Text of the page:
Tag Archives: Movie Masterclass
On June 13 2013, we posted an introduction to Kurosawa’s STRAY DOG at the National Film & Television School.
At the time the question of the use of clips was not clear and we chose not to risk infringing copyright.
We now include clips under the conditions of ‘Fair Dealing’ in the UK, or ‘Fair Use’ in the US.
So we are here with the first, ‘Revisit’ to Movie Masterclass introductions.
Although it has been a while since the release of the magnificent Criterion box set of ‘The World of Apu Trilogy’, it is worth reflecting on some of the the responses to the ‘extra’ Mamoun contributed to the set.
The Criterion forum Chris Galloway wrote: ‘We next get a piece on the trilogy, featuring the former head of the BFI, Mamoun Hassan. Entitled The Apu Trilogy: A Closer Look, it features Hassan offering a rather thorough examination of the trilogy as a whole, giving detailed analysis of Ray’s framing, how he introduces characters, the flow of editing, and how the visual language of the films can be broken down into “sentences and paragraphs.” He goes through each film, talking about particular scenes and sequences. It’s lengthy at 43-minutes but found it a very strong scholarly supplement that does make up somewhat for the lack of commentaries, an item that I’m surprised is missing from the set.’
Brian Tallerico on RogerEbert.com : “”This is Ray’s first film, and it is amazing.” So says Mamoun Hassan in a fantastic, detailed examination of “The Apu Trilogy” included in the amazing array of special features on the Criterion release. Hassan, the former head of the British Film Institute, breaks down the movies beat by beat, with such attention to detail that you further appreciate the filmmaking in new ways.”
Peggy Earle of HamptonRoads.com cited Mamoun’s extra as the ‘best extra’ in the collection. “Mamoun Hassan, former head of the British Film Institute, gives a fine overview of the trilogy, Ray’s directorial style, and the significance of the three films. He points to Ray’s ability to show emotions with no dialogue, and urges viewers to “give themselves up” to the films. “Ray had ambiguity. And that’s why we participate in his films. He’s given us room to interpret.””
Jake Cole for Slant magazine – “For a deeper dive into the films themselves, a 43-minute analysis from filmmaker Mamoun Hassan is so minutely observed that even actors’ body language and orientation to the camera is fodder for discussion.”
It is always nice to be appreciated, and we must acknowledge the work of Abbey Lustgarten of Criterion, who worked with Mamoun on the extra with amazing focus, crafting it into the final product.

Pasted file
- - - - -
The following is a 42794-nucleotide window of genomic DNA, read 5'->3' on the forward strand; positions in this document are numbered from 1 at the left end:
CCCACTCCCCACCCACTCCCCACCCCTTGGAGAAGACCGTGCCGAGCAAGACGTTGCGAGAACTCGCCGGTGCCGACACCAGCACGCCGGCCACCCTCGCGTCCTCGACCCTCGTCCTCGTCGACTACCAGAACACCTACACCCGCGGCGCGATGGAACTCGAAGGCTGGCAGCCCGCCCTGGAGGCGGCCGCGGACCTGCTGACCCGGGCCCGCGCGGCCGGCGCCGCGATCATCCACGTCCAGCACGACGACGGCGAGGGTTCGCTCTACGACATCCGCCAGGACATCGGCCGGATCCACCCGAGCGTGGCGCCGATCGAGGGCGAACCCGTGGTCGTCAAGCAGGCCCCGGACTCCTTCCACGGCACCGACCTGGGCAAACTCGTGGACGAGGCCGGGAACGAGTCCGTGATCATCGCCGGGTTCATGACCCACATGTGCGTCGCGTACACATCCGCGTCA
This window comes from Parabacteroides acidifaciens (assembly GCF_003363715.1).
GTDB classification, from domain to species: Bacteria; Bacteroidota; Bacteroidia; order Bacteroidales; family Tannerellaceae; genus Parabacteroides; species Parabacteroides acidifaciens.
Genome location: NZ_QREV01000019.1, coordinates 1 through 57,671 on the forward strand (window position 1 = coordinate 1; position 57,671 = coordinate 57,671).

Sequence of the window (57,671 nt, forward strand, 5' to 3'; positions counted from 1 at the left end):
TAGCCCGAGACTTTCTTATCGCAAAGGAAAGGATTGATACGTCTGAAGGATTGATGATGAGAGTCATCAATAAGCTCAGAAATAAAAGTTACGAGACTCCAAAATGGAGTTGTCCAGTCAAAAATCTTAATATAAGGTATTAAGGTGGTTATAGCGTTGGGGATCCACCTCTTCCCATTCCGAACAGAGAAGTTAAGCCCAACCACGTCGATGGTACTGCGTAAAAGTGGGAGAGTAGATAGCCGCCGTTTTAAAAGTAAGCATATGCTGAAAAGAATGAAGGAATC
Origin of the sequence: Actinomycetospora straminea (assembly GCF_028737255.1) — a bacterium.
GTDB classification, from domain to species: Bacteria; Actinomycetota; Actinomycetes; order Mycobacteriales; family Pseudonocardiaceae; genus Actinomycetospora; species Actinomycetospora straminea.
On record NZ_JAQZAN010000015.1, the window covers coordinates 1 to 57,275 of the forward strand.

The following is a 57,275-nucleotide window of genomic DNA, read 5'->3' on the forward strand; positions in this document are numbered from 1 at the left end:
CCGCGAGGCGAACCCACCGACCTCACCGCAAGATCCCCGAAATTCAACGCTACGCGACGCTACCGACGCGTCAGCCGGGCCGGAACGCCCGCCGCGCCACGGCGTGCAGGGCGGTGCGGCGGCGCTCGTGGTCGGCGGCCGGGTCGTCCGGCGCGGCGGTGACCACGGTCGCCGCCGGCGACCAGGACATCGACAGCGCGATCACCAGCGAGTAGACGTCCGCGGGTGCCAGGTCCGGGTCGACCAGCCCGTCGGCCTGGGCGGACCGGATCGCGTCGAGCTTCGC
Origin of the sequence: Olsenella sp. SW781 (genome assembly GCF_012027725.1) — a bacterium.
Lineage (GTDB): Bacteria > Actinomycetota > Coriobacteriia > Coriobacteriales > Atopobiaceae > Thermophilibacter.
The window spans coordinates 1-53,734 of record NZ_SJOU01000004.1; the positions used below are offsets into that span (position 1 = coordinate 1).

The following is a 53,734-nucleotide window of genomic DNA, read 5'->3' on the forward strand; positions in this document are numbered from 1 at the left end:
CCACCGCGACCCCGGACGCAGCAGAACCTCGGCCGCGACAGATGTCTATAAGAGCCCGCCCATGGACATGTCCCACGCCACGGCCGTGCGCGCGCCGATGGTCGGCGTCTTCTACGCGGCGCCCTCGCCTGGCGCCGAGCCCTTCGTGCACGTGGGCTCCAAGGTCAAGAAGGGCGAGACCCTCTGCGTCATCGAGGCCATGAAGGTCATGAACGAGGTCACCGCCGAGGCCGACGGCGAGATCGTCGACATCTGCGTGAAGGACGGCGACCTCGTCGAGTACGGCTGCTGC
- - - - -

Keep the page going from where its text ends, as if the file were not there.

Mamoun Hassan appeared recently at the British Film Institute’s Seniors talk on the work of film, television and stage director, critic and actor Lindsay Anderson (1923 – 1994) at the National Film Theatre, Southbank, London March 14 2016. The panel event was curated by David Somerset, Adult Community Education Programmer. Filmed by Sherief Hassan and edited by David Somerset. The video opens with a clip from ‘Free Cinema 1956 – ?’An Essay on film by Lindsay Anderson (1985).
Nowadays Lindsay Anderson, if he is remembered at all, is equally loved and disliked by film makers, film critics and writers. Not so in the late 50s, 60s and 70s. He was almost wholly admired not only for his films and theatre work but also for his writings on cinema, which were incendiary. Of course, he had his detractors, who often belonged to the establishment: the successful, the comfortable, the conformist, the smug and the paralysed conservatives. He argued and carried the flame for an authentic British cinema. He influenced a whole generation of film makers and critics. He was cerebral, emotional, provocative, censorious, intimidating, generous, inspiring. Never before had a British film director spoken with such clarity about what we should make films about and how we might make them – about style. Critics tend to belabour the genre, as if audiences can’t tell the difference between a hand and a hacksaw, between a musical and a thriller. They avoid the responsibility that Lindsay stressed: that good cinema grows out of good criticism – not of Hollywood ‘product’ but of our own films. Passion and insight start at home.
Legendary film critic David Robinson, chairman of the Lindsay Anderson Memorial Foundation, chairs a panel consisting of Kevin Brownlow, director, writer, editor and Oscar-winning film historian, Charles Drazin, author and film critic, Andrew Eaton, film producer, and me. We speak of the man we knew and sometimes worked with and of his films.
We are pleased to share Mamoun’s masterclass on Ozu’s masterpiece, Tokyo Story. Mamoun has revisited this film several times, but this most recent visit at the European Film College in Ebeltoft allowed him to discuss the film with the students in detail.
Mamoun introduced L’Avventura at the BFI Southbank on 14th December to a packed NFT3. It was the last ‘Passport to Cinema’ curated by Dominic Power as Head of Screen Arts at the NFTS.
Mamoun did not have enough time to talk about many aspects of Antonioni’s work, so there will be a follow up soon: Antonioni and what the Eye can See.
There was a vigorous discussion following the screening of BABYLON at Theatre Utopia in Croydon. Apart from the social references, a recurring question was whether BABYLON would have been financed and made today – whether the political and financial barriers are too great. Strong views were expressed. BABYLON is still relevant; BABYLON is still alive.
Mamoun wrote an article in 2008 to accompany the DVD release by ICON FILMS. Things had changed between 1980 and 2008, and more dramatically since then. It is not the same country anymore. The generation in BABYLON are now parents, even grandparents. We are now suffering the birth pangs of a multicultural Britain. It is more tumultuous in every way. I hope to see the new BABYLON soon.
Thank you Lee Fairweather.